Monopolistic Competition Case Study

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1. What is a monopolist, and what is required in order for a monopolist to earn profits in the long run? How is government involved with the creation of barriers to entry? A monopolist is, “the single supplier of a good or services for which there is no close substitute. The monopolist therefore constitutes its entire industry” (Miller, 2012, p. 533). In addition, in a monopoly market structure, the monopolist and the industry are the same. In addition, “we think of monopoly prices as being higher than prices under perfect competition and of monopoly profits as typically being higher than profits under perfect competition ( which are, in the long run, merely equivalent to a normal rate of return” ( Miller, 2012, p. 533). Therefore, n order…show more content…
(2012). Monopoly: The Micro View (17th ed. pp. 532-554). Boston, MA: Addison-Wesley. 2. What is the most important characteristic of monopolistic competition? How do firms behave differently from perfect competitors? What are the implications of having a large number of firms in monopolistically competitive market? According to Miller, a monopolistic competition is, “a market situation in which a large number of firms produce similar but not identical products. Entry into the industry is relatively easy” (2012, p. 556). The most important characteristic of monopolistic competition includes features such as, having a significant number of sellers in a highly competitive market, differentiated products, sales promotion and advertising, and easy entry of new firms in the long run. Accordingly, Chamberlin defined monopolistic competition as, “a market structure in which a relatively large number of producers offers similar but differentiated products” (Miller, 2012, p.…show more content…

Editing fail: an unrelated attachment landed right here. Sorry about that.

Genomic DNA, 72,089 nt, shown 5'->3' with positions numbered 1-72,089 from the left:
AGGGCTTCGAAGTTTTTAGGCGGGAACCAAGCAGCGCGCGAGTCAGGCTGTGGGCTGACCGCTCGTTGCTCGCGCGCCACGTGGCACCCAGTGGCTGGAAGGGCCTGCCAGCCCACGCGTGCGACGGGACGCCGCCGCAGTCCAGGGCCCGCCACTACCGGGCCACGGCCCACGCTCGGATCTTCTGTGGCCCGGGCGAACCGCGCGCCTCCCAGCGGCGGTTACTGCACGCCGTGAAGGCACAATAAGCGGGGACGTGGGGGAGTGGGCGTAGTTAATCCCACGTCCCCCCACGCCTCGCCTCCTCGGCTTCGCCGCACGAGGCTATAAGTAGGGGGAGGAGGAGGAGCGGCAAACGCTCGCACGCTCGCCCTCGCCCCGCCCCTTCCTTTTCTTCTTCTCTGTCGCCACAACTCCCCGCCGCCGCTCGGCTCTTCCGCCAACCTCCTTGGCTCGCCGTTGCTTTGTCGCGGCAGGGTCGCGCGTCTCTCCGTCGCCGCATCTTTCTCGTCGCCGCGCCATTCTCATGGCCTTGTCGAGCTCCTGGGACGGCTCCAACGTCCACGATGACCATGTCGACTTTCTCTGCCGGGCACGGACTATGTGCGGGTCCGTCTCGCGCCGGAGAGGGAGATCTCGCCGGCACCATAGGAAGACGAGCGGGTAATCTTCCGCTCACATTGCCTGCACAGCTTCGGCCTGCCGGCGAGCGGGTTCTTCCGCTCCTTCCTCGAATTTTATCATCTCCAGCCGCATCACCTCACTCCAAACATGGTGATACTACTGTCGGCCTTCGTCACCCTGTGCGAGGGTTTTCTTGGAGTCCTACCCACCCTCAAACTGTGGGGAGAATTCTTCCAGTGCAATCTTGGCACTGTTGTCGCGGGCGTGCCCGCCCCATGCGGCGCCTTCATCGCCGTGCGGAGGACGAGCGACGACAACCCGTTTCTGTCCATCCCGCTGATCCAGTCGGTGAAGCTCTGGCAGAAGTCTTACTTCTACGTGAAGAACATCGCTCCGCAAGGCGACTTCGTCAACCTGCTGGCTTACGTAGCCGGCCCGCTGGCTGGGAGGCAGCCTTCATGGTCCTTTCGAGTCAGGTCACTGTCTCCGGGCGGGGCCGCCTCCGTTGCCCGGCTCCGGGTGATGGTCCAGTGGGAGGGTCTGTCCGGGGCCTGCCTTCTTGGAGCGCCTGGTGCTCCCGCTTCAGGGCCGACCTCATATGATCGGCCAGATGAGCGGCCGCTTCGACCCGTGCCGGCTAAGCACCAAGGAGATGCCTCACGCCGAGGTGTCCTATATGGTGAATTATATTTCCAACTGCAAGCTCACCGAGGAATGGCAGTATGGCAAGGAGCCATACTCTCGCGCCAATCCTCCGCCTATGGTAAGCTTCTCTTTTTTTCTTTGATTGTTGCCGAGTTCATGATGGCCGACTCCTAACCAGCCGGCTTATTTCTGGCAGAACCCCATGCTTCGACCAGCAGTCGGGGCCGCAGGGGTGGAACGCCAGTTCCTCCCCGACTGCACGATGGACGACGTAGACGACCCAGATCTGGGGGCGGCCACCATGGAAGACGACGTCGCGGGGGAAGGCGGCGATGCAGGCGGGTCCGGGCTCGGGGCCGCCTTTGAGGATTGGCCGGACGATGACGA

In pure monopoly, there is only one. In monopolistic competition, there are a large number of firms, but not so many as in perfect completion” (2012, p. 556). There are several implications of having a large number of firms in monopolistically competitive market. For instance, they have a small share of the total market. Another implication of having a large number of firms in a monopolistically competitive market is that it’s harder for all of the firms to get together to collude, thus they have a lack of collusion. The third implication is each firm acts independently of the other. References Miller, R. (2012). Monopolistic Competition: The Micro View (17th ed. pp. 555-572). Boston, MA: Addison-Wesley. 3. Suppose that the market for autoworkers is initially in equilibrium, but then the automakers purchase capital goods that are a substitute for workers. What happens to the market for autoworkers? Explain. Now, suppose that the automakers improve working conditions at the plants. What are the effects? Explain. Supposing that the market for autoworkers is initially in equilibrium, but then the automakers purchased capital goods that are a substitute for workers, the market for autoworkers would decrease. References Miller, R. (2012). The Labor Market: Demand, Supply, and Outsourcing: The Micro View (17th ed. pp. 618-641). Boston, MA:
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